In the past, selected laminin domains have been studied for ability to decrease the metastatic potential of invasive cell lines [McCarthy et al., Cancer Met. Rev., 4, 125-152 (1985)]. This effect is mediated via the saturation and therefore neutralization of cell surface receptors for laminin. In accordance with the present invention, the data presented herein suggest that receptors for the polypeptide IV-H1 from type IV collagen exist on cell surfaces of malignant cells. Consequently, excess soluble polypeptide or polyclonal IgG antibodies of peptide IV-H1 could be used to block type IV collagen receptors of metastatic cells and therefore reduce their metastatic potential. In addition, peptide IV-H1 coupled to an appropriate chemotherapeutic agent could be used to diagnose and treat malignant cell growths.
Also, the peptide of the present invention may prove useful to facilitate regeneration of damaged nerve tissue. In particular, peptide IV-H1 favors nerve cell outgrowth since the peptide promotes the adhesion only of cells of neural crest origin. For example, neurons adhere, but endothelial cells do not. Thus, the binding specificity of the peptide precludes endothelial cells from interfering with the artificial nerve growth.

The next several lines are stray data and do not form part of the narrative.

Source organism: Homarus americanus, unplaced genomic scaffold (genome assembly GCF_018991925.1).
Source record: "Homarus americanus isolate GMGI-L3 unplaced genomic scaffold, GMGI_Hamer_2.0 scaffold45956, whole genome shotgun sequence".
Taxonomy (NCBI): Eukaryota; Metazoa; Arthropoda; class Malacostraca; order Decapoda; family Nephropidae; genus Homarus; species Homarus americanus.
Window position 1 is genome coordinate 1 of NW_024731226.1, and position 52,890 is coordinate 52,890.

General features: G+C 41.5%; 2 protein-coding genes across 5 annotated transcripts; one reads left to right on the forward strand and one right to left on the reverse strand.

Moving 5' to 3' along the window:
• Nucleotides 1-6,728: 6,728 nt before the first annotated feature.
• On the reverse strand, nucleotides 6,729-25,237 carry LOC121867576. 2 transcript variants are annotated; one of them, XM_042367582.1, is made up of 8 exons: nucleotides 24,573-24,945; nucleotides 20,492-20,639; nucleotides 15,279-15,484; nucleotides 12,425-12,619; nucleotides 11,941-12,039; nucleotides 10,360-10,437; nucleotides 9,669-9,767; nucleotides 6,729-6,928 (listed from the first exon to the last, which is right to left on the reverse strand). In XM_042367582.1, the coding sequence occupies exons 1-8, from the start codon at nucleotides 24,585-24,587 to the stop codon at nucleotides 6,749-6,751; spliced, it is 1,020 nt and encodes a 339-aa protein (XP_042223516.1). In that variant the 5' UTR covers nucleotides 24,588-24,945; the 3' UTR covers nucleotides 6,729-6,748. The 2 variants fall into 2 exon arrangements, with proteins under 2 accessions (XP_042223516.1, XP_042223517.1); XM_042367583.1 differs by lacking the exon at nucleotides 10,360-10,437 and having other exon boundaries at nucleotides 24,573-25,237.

The invention has been described with reference to various specific and preferred embodiments and techniques. However, it should be understood that many variations and modifications may be made while remaining within the spirit and scope of the invention.
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|US5354690 *||Dec 20, 1990||Oct 11, 1994||Karl Tryggvason||Immunological methods for the detection of the human type IV collagen α5 chain|
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|International Classification||C07K16/18, C07K14/78, A61K38/00|
|Cooperative Classification||A61K38/00, C07K14/78, C07K16/18|
|European Classification||C07K14/78, C07K16/18|
|Dec 14, 1989||AS||Assignment|
Owner name: REGENTS OF THE UNIVERSITY OF MINNESOTA, A CORP. O